(McKinney 2012) for providing copies of plaintiffs' medical records. The district court granted defendants' motions to dismiss the action pursuant to Fed.R.Civ.P. 12(b)(1) on the ground that the Complaint alleged that the requested records had been paid for by plaintiffs' attorneys, ruling that the Complaint therefore did not plead injury-in-fact to the plaintiffs themselves and that plaintiffs lacked standing under Article III of the Constitution to bring this action. Plaintiffs challenge that ruling. For the reasons that follow, we conclude that, in light of ordinary principles of agency, the Complaint's allegations that each named plaintiff “through [her or his] counsel “paid” the charges demanded by defendants for providing the records and that Plaintiffs bore “the ultimate expense” for those records, plausibly alleged that plaintiffs themselves were injured by the claimed violations of New York law. Accordingly, we conclude that the district court erred in dismissing the action pursuant to Rule 12(b)(1) for lack of standing.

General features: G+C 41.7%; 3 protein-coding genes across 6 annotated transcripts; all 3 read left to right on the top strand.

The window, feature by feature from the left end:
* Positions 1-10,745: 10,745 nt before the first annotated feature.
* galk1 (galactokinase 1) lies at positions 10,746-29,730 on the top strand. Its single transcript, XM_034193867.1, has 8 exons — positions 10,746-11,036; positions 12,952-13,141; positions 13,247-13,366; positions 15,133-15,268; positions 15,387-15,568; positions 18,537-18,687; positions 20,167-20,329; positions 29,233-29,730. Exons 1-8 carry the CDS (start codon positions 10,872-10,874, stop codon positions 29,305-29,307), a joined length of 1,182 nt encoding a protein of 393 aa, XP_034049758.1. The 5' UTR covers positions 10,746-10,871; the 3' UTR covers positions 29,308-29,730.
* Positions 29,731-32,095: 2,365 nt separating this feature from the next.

The Complaint alleged that §§ 18(2)(d) and (e) of the New York Public Health Law

forbid hospitals to profit from the process of providing a patient with copies of his or her medical records. The Complaint cited § 18(2)(d)

as “requir[ing] that, upon written request by a patient or other qualified person for that patient's medical records, a health care provider must furnish a copy of the patient information requested” (Complaint ¶ 20), and alleged that a [q]ualified person’ is defined broadly” in §§ 18(1)(g)-(h) of that law “to include, among other[s] ..., any subject of the medical information or attorney representing a qualified person” (Complaint ¶ 21). It alleged that § 18(2)(e)

places two caps on the amount of money that a provider (or a person or entity acting on behalf of a provider) may charge for these records. First, a charge must not exceed[ ] the costs incurred by such provider ....” Second, the reasonable charge for paper copies shall not exceed seventy-five cents per page.